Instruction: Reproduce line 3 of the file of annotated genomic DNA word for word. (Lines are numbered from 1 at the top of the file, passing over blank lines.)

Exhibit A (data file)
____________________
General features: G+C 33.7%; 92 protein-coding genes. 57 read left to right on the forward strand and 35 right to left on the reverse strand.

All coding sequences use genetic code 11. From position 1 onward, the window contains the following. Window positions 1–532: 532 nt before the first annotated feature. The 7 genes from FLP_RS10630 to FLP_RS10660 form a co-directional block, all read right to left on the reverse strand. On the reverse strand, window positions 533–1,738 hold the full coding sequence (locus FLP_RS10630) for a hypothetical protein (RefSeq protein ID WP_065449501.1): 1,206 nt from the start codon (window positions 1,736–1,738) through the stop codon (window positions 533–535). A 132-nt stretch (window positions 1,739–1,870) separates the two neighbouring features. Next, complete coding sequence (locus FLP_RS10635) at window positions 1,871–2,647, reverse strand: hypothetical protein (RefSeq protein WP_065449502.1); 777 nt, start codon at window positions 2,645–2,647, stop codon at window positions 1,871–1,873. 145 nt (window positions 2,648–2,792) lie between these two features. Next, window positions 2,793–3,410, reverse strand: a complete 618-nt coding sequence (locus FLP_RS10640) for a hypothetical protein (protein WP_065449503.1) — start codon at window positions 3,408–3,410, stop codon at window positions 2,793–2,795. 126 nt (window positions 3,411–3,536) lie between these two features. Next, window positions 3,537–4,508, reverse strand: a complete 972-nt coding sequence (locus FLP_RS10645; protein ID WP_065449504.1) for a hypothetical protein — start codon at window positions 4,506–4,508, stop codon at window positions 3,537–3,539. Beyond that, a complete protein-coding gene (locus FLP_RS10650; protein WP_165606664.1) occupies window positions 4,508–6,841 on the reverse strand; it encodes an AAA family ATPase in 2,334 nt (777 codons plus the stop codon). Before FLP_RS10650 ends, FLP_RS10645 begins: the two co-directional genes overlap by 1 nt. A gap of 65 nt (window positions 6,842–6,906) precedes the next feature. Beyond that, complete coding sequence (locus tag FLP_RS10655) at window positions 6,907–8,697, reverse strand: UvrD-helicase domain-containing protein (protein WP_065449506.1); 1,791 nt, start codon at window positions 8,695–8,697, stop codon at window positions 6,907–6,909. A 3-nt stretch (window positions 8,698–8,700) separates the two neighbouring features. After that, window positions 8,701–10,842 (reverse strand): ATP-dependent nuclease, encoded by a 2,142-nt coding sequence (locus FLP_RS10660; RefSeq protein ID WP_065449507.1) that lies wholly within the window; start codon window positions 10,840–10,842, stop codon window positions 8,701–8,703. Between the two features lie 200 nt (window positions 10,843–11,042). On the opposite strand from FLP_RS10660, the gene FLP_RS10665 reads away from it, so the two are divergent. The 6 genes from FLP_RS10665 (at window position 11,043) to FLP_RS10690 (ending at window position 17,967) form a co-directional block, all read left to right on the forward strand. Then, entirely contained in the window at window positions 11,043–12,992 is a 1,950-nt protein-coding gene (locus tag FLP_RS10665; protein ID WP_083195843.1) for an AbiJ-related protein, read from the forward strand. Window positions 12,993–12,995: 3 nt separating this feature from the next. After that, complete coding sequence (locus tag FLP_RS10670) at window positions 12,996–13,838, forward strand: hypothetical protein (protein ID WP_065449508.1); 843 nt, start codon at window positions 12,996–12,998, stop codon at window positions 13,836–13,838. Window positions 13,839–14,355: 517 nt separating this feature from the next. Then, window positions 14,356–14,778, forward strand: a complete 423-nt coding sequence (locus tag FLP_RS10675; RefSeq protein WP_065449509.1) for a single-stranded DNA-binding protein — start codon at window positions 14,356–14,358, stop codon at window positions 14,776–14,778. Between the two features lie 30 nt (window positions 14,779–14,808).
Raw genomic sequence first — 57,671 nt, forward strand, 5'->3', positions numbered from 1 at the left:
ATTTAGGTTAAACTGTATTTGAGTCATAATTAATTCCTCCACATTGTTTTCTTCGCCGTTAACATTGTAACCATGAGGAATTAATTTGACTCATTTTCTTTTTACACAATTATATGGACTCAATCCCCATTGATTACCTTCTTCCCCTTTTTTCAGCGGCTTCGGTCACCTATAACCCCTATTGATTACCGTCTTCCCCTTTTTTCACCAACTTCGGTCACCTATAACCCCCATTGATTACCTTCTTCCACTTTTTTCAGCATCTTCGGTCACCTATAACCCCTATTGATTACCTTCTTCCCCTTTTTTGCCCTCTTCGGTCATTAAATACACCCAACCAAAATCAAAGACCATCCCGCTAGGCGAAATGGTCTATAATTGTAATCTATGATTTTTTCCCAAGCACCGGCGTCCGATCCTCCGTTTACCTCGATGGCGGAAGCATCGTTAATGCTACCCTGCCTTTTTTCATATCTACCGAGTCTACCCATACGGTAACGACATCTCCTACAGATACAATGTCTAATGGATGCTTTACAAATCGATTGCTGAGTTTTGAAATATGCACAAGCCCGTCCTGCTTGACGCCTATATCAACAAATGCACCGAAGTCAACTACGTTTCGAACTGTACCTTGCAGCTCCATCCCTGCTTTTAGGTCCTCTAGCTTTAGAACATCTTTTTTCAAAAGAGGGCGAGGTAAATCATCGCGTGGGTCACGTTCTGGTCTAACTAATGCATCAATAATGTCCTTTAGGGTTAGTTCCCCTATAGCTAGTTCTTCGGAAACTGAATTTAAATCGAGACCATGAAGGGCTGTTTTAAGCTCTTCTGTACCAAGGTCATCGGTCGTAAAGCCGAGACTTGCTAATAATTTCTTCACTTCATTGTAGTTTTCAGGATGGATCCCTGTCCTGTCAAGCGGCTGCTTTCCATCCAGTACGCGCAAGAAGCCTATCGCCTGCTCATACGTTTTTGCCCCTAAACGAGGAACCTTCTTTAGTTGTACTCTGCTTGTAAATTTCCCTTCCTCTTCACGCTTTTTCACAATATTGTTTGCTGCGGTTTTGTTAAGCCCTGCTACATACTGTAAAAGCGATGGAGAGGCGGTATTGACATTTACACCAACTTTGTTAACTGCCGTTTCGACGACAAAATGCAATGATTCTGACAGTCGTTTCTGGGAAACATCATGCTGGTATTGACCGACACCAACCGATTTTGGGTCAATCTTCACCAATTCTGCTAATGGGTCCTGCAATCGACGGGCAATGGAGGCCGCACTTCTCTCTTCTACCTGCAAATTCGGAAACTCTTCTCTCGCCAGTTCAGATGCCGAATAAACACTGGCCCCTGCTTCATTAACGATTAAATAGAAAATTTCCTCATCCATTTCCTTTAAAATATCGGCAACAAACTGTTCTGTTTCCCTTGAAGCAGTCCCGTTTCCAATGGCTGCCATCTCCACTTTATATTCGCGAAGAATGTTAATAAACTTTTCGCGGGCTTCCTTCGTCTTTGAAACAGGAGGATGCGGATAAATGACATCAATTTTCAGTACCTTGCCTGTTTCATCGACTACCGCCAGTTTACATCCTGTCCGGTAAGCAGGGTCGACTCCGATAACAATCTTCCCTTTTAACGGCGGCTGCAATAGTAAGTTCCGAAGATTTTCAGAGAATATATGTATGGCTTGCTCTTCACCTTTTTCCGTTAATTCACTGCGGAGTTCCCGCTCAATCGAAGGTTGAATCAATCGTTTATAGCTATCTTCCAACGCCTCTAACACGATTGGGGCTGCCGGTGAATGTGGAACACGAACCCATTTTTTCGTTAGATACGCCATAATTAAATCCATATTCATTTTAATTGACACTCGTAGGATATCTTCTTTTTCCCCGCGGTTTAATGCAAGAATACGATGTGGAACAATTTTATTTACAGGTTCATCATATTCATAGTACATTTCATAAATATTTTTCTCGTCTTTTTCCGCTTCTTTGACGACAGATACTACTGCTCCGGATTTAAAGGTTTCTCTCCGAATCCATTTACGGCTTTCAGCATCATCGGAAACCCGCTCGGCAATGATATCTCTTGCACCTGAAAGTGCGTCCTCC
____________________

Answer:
Raw genomic sequence first — 57,671 nt, forward strand, 5'->3', positions numbered from 1 at the left: